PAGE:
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Call for Papers


MLA, Vancouver

Posted on February 24, 2014 by Karen Coats

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CFP for MLA 2015 (Vancouver): Why Dystopia YA Literature? Why Now?

The Hunger Games. Ready Player One. After the Fear. Divergent. “Young Adult Dystopian” is a search category on Amazon. Why is this genre so popular? The books seem to be critiquing consumerism, repressive governments, technology, and science out of control—but is there something more? Something else that is being critiqued that particularly appeals to young adults? Why is YA literature the home for the surge of dystopian fiction? How does writing for a YA audience enhance or restrict the genre? If the literature is written is for teens, does it have to have hope? A panel to query the popularity of YA dystopia literature. Please send 350-word abstracts to June Cummins by March 17
jcummins@ilstu.edu.
This is a guaranteed panel sponsored by the ChLA.​


MLA, Vancouver

Posted on February 24, 2014 by Karen Coats


Call for Papers: Sites of Memory in Children’s Literature 2015 Modern Language Association Annual Convention Vancouver, BC January 8-11, 2015 Deadline: March 15, 2014


Remembering, remembrance, memory, and forgetting shapes children’s literature: authors’ personal memories of childhood that inform their texts or are preserved in cross-written texts or memoirs; larger cultural memories adults wish to pass down to future generations; and events, incidents, and topics elided or “forgotten” in the canon. Indeed, the genre of children’s literature relies on the remembrance, reinterpretation, or revision of past works. This panel invites papers considering all aspects of memory in children’s and young adult literature (historical, literary, nostalgic, patriotic, personal, repressed, traumatic, etc.) as well as papers that explore how literary memory shapes the canon of children’s and YA literature through intertextuality, another site of memory.​​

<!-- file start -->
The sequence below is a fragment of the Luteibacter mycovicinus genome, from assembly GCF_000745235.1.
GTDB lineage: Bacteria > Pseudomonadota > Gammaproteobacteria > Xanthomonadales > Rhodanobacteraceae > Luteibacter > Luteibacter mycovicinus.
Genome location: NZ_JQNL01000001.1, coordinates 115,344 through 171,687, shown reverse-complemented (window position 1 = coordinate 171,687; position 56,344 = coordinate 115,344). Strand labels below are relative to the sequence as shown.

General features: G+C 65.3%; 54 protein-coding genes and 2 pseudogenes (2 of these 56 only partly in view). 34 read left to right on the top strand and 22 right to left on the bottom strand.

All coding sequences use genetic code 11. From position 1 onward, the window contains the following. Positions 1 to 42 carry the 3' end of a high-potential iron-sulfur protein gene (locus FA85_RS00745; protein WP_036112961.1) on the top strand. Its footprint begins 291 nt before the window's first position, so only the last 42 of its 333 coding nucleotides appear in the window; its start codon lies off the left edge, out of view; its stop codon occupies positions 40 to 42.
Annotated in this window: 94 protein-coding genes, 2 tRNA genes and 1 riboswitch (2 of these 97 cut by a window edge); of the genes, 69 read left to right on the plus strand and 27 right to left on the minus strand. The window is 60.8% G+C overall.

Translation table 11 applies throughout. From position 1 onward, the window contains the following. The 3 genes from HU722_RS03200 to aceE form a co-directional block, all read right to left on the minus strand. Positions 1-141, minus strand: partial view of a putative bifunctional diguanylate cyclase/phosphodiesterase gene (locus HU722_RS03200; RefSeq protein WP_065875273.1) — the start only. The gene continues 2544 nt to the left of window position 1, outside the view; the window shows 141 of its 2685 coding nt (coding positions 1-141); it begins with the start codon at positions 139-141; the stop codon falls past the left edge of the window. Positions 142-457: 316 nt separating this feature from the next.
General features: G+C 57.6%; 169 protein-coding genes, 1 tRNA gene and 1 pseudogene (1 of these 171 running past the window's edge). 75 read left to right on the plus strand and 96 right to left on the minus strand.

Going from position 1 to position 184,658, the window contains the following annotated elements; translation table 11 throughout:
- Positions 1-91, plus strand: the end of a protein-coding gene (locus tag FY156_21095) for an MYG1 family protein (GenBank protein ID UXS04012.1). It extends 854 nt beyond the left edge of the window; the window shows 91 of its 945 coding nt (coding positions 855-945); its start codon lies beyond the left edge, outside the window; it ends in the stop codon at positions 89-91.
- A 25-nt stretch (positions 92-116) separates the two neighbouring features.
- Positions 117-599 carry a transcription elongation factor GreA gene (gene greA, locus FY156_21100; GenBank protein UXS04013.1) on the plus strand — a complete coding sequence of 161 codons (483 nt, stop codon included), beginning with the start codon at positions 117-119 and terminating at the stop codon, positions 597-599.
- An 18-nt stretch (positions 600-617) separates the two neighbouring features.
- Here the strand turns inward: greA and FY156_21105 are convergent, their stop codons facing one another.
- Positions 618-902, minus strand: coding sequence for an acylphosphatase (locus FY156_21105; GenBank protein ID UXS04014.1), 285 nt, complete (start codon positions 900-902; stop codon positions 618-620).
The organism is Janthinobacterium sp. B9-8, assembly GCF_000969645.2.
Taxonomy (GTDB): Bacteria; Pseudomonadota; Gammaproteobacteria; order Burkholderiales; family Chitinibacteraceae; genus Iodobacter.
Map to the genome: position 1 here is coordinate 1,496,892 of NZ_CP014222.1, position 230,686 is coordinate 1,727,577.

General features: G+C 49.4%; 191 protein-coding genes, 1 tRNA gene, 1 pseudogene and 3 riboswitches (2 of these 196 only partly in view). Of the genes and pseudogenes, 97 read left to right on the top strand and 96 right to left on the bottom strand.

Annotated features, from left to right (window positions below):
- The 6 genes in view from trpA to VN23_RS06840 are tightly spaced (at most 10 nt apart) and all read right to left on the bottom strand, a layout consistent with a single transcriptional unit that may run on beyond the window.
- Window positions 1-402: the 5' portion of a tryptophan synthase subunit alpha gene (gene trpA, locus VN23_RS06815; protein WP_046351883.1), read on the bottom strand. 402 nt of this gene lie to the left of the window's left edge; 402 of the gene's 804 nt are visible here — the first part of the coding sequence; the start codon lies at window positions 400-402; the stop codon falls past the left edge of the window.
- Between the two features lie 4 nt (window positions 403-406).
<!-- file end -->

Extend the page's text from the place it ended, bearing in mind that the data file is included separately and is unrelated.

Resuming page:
• Adult memories of childhood mined from archives, letters, diaries, memoirs, libraries, school classrooms, or childhood reading practices
  • Cultural and historical events remembered, forgotten, elided, or revised in works of children’s and young adult literature
  • The role of remembrance and nostalgia in canon formation: forgotten texts that are making a comeback (e.g., Henty’s novels in the homeschooling community) or texts that should be remembered
  • How intertextuality functions to challenge, negotiate, or reinterpret ideas of youth, children’s literature, and/or YA literature
  • Genre: historical, theoretical, or institutional practices of remembering and forgetting what constitutes children’s literature
  • Traumatic memories: how they’re represented in individual works as well as how they’re presented to younger readers
  • Iconic texts about remembrance: anything to do with war, but also “holiday” books and texts about important historical events

Please send 500-word proposals by March 15 to Karin Westman at westmank@ksu.edu.


MLA, Vancouver

Posted on February 24, 2014 by Karen Coats